Bryan King, assistant manager at Fair Lanes Annapolis, has packed a lot of bowling center experience into his 21 years.
He's been at the Annapolis center for two years, but prior to that he worked at four other Fair Lanes centers. He started at the bottom of the ladder asa porter, and it won't be long before he's managing a center.
King, born and raised in Glen Burnie and a graduate of Glen Burnie High School, now lives in Cape St. Claire.
He bowls in the Wednesday Men's Special League at Fair Lanes Annapolis and the Tuesday Late Mixed at the same house. King carries a 204 average with a high game of 289 and a high set of 734 with a 16-pound Track bowling ball.
"I'm basically a down-and-in bowler, so the new three-unit-of-oil system doesn't bother me," King said.
When asked what he liked and disliked about bowling, King's answer was short and sweet: "I love thecompetition, but I can't stand the bowlers who are always bragging."
One of the bowlers at Fair Lanes Annapolis that doesn't do much bragging is a 15-year-old named Ko Whittington.
Ko attends Annapolis High School, where he entered the ninth grade this fall. He lives in Annapolis with his mother, Mary Reiss, who is also a bowler, as is his sister, Tana. In fact, Ko began his interest in bowling by watching Tana bowl when he was 10 years old.
"Now," Tana said, "bowling is all he talks about."
Tana carries a 170 average, and Mary has a 122 average. Both of them bowl in the Thursday Morning League at Fair Lanes Annapolis.
Just how good is Ko?
In 1988 he was second in the singles event in the City Tournament in Baltimore and second in the doubles in the same tournament. In 1989, in the Youth Alliance Bowling Association tournament, he was first in singles and a member of the first-place team.
In 1990 in the National Junior Bowling Championship for grades nine-12 he was second in the regional event. In 1990 he took fifth place at the Youth Invitational.
Ko carries a 207 average, bowling in the Wednesday Men's Special League and the Saturday Nite Live League at Fair Lanes Annapolis.
He has a highgame of 279 and a high set of 762. In practice, he's thrown more than 800 for a three-game series.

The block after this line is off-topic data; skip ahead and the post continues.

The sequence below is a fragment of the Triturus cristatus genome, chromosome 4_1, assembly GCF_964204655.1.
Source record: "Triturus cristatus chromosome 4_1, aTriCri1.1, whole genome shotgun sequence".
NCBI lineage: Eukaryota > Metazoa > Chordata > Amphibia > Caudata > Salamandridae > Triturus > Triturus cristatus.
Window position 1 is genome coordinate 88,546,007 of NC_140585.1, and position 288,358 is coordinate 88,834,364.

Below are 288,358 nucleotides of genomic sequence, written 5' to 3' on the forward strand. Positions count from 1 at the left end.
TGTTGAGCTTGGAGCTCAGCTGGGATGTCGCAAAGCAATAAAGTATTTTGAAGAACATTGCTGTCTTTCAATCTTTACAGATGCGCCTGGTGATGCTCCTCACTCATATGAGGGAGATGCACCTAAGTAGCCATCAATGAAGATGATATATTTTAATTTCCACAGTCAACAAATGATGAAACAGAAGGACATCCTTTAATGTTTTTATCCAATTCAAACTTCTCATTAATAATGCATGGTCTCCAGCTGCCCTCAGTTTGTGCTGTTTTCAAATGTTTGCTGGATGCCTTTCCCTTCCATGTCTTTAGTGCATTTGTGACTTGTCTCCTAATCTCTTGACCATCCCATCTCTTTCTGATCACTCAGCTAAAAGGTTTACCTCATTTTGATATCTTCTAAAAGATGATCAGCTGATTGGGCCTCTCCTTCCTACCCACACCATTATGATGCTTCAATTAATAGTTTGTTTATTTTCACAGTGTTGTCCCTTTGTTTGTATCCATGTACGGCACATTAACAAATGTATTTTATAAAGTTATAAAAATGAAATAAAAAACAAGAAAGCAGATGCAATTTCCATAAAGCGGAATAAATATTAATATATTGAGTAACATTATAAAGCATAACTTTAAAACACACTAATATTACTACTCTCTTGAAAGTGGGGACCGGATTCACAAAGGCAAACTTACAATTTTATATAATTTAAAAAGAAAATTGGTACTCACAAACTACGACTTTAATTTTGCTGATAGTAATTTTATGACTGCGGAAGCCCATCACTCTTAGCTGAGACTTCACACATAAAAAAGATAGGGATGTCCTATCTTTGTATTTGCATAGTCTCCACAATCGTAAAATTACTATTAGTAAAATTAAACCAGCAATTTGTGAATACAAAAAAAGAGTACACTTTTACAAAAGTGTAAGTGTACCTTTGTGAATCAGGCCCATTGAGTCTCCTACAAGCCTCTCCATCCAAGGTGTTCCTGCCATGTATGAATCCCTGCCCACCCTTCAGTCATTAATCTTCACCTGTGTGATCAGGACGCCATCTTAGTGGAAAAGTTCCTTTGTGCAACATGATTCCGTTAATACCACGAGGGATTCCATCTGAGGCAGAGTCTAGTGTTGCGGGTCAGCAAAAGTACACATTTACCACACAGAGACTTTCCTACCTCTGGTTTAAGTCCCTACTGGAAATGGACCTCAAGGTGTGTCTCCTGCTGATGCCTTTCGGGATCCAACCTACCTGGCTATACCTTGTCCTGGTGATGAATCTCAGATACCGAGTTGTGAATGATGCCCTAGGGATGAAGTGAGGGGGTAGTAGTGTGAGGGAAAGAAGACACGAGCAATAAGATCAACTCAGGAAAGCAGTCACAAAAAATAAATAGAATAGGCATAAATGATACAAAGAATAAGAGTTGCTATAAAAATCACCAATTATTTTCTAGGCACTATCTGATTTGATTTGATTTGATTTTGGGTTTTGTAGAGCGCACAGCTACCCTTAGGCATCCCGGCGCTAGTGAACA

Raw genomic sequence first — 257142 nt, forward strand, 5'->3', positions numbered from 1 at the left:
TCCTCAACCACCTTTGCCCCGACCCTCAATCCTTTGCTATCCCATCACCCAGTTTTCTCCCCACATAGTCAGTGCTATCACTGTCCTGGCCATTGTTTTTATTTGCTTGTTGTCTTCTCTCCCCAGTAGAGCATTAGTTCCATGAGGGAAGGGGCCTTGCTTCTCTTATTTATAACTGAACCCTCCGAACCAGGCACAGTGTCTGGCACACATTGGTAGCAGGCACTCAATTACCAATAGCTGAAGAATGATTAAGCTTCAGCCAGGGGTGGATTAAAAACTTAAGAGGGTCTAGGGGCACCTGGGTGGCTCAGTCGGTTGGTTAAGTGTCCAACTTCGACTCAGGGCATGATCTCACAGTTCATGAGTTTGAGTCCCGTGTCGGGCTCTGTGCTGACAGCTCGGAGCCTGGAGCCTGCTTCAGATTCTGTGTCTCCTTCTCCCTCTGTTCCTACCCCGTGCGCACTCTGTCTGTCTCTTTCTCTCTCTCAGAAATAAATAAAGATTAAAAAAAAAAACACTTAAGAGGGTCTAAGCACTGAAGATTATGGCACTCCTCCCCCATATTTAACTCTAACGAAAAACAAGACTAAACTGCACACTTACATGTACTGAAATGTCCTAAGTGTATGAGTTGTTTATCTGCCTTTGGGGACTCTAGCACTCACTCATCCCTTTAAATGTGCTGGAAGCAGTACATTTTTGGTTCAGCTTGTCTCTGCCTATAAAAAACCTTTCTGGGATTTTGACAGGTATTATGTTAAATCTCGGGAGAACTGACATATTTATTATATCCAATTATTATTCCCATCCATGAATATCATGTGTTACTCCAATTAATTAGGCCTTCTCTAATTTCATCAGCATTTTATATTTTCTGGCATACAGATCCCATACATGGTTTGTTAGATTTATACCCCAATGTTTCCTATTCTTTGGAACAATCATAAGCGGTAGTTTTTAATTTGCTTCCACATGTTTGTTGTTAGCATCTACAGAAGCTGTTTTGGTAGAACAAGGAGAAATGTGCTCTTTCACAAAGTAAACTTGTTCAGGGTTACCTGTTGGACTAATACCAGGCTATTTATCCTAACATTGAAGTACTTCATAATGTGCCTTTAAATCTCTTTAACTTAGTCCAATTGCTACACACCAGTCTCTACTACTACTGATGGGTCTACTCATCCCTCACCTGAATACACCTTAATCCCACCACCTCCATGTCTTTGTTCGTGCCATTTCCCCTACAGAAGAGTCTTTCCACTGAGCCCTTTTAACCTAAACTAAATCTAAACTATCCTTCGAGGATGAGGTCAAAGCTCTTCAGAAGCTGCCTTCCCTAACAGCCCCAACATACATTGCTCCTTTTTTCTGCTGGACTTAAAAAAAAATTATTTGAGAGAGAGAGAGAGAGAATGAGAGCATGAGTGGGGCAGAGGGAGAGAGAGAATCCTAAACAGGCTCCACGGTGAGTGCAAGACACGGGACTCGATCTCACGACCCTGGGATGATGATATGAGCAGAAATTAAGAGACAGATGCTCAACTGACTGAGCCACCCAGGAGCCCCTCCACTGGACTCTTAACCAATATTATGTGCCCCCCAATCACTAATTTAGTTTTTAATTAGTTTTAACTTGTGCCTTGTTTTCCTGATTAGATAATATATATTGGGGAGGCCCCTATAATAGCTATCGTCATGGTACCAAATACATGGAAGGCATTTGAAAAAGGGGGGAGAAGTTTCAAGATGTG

Why is someone who could dominate the youth bowling in the areas competing in adult leagues?
"I just like the stronger competition," Ko said. "And the adult leagues I bowl in are competitive."
County public school employees, teachers, their families and friends have an outlet on the bowling lanes.
The Anne Arundel County Teachers Bowling League competes at Bowl America Odenton at 4:30 p.m. on Thursdays and has teams from Annapolis High, Annapolis Middle and Waugh Chapel Elementary with each team consisting of three bowlers. Currently, 10 teams are in the league.
"I know that the leagues have been around for 12 or 13 years at least," said Roger Brown. "I've been the secretary for three years, and I was a member for a year before that."
Brown lives in Gambrills withhis wife, Linda, who is the secretary to the dean of business management at Prince George's Community College. Roger is employed by Computer Services.
Linda, originally from Idaho, has been bowling for four years and carries a 118 average with a high game of 157. Roger's high game is 243, and his average is 151.
If you're a teacher, a county public school employee or just a friend or a relative of someone who is and you'd like to bowl early in a fun league, call Roger Brown at 621-7608.
Donald G. Vitek's Bowling column appears every Thursday in the Anne Arundel County Sun. Bowlers are urged to give Don acall with scores and tidbits at 247-0850.